Sunday, October 28, 2012

Stealing honey from the bees

photo by Lehigh Valley Parenting

Dave and I stole the last of the honey from our bees yesterday. It went well. Some years it’s a more harrowing experience. Like the year Dave had a tiny hole in his pants…

It’s hard to think rationally when you have a bee in your pants. Is it better to remove the bee immediately or to wait until you’re away from the rest of the bees before you drop your pants? Dave compromised by running half way up the path from the hives to the house before he dropped his pants. Bad decision. You can’t run fast with your pants around your knees. The bees have quite a range.

I made an even worse decision while looking for the queen in my dad’s hive. The bees were angry at my intrusion and flew around me, crawling across my bee suit, running into my bee veil. Each collision produced a miniscule thud. I tensed a little more at each thud. On one of those collisions, a bee flew through a small opening at the bottom of my veil. When it flew past my face – on the inside of my veil – I panicked and ripped the veil off to let the bee out. Net result? Instead of one bee inside my veil, I had dozens tangled in my hair. I ran screaming for the lake and stuck my head under water. My mother patiently squished every entangled bee with her bare fingers and then combed them out of my hair. Neither of us was stung.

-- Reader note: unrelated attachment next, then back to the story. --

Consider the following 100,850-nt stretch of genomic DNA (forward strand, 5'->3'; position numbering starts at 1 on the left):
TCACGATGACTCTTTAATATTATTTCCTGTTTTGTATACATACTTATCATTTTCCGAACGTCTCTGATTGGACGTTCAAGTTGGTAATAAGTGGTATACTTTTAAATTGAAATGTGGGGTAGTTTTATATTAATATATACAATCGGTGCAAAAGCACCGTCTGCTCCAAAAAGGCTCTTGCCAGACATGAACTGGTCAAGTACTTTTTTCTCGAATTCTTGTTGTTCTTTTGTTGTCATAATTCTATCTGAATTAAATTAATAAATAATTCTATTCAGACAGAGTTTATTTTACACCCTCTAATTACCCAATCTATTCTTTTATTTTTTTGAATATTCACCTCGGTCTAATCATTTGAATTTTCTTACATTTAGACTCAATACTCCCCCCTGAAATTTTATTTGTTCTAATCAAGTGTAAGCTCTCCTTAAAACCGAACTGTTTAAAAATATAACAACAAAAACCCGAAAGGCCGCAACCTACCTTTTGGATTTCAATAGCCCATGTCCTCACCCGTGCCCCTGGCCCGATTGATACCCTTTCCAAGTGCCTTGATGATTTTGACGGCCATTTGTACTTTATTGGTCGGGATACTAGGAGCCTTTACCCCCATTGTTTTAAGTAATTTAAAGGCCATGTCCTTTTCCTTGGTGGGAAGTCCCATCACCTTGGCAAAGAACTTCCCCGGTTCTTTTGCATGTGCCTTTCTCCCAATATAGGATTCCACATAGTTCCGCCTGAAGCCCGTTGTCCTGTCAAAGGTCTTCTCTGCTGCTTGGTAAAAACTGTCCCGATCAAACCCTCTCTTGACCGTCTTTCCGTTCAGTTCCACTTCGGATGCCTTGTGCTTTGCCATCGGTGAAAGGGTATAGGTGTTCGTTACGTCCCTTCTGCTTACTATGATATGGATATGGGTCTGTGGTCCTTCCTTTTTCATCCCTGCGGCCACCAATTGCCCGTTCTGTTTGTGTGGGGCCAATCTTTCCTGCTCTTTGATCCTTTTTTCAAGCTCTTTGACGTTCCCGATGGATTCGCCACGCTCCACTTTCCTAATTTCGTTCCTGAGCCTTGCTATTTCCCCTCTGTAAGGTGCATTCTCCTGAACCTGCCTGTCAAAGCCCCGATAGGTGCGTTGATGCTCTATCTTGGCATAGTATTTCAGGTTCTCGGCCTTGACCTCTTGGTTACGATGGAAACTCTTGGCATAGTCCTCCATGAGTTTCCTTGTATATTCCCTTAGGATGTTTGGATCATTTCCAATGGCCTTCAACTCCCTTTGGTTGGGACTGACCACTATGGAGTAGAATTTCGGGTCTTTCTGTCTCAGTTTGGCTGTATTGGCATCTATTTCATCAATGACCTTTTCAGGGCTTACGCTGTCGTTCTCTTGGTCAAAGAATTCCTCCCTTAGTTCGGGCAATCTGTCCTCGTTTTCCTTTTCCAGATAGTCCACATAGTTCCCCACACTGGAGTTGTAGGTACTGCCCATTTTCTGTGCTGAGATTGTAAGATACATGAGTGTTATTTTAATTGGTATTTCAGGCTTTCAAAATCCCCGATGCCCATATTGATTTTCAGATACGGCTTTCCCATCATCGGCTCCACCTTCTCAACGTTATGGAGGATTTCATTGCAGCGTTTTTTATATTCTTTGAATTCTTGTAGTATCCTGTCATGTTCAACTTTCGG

Unlike wasps, bees don’t sting for fun or as a hobby. Bees die after stinging, so only sting in defense of their hive. Now, when we work on the hives, I try to appear relaxed and non-threatening so that the bees don’t feel the need to sting.

Yesterday, everything worked well. Dave took the lid off the hive and laid it aside. Using a crowbar like hive tool, he separated the frames from each other and lifted them out of the hive individually. He brushed the bees off each frame and handed them to me. I admired the regular array of hexagonal cells capped in golden bees wax, set them into a traveling box and covered it to keep the bees from returning to their honey. The entire process took only a short time and no bees threatened us. Obviously we had been able to persuade both ourselves and the bees that all was well and we weren’t a threat to their hives.

Then we stole their honey.

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